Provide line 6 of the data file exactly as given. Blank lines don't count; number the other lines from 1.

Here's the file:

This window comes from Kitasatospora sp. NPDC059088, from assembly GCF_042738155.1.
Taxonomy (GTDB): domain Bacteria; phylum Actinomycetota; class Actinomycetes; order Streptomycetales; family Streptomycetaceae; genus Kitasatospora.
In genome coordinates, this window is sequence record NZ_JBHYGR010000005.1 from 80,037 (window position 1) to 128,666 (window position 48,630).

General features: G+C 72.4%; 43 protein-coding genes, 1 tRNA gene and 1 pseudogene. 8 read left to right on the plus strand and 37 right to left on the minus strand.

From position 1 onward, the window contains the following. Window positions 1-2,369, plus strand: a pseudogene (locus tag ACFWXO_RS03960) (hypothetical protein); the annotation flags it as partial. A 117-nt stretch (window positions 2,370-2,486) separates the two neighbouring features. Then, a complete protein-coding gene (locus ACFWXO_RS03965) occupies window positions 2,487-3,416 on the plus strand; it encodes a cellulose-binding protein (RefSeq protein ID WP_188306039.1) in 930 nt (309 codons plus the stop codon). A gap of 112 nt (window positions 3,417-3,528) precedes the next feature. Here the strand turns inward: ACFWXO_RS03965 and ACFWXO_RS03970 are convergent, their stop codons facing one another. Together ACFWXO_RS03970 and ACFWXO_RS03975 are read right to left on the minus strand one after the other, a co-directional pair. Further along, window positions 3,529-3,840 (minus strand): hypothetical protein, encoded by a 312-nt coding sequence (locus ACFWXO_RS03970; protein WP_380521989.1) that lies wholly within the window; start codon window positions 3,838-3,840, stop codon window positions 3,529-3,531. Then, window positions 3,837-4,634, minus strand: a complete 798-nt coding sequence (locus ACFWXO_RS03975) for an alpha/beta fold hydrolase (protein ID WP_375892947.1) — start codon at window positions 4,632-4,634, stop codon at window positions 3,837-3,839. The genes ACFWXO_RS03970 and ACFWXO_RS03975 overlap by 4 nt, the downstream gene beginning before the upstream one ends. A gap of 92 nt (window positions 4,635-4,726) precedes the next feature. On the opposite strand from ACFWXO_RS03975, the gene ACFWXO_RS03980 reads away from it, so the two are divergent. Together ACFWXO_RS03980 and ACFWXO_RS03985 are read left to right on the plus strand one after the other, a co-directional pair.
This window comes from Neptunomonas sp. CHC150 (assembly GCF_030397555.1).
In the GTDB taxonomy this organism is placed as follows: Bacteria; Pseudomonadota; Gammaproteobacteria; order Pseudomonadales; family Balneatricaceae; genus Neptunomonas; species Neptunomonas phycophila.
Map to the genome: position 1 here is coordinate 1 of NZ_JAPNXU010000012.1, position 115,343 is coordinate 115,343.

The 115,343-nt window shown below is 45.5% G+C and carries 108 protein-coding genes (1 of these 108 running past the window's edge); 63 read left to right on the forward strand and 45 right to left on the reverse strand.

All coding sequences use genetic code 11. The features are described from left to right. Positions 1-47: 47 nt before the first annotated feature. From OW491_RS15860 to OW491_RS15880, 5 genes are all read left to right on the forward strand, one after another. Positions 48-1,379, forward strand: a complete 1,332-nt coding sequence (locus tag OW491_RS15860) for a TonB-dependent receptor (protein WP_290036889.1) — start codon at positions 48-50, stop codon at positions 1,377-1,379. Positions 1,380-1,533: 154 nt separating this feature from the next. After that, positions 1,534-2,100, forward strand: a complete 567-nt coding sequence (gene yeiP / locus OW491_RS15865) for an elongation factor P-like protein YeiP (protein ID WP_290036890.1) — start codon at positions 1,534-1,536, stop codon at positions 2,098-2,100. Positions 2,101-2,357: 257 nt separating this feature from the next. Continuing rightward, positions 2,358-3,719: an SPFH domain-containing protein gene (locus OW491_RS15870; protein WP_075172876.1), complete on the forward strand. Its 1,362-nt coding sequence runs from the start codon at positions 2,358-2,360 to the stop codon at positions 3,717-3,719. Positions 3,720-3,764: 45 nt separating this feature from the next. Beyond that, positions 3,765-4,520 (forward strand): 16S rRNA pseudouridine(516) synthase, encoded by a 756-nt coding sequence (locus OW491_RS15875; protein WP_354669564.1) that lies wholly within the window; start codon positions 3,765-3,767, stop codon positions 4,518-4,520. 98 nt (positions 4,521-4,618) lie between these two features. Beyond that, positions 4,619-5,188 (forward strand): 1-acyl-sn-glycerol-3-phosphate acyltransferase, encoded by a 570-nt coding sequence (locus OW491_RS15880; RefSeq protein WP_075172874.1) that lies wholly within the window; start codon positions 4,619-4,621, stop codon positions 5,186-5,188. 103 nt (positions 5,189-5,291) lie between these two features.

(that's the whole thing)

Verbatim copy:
This window comes from Neptunomonas sp. CHC150 (assembly GCF_030397555.1).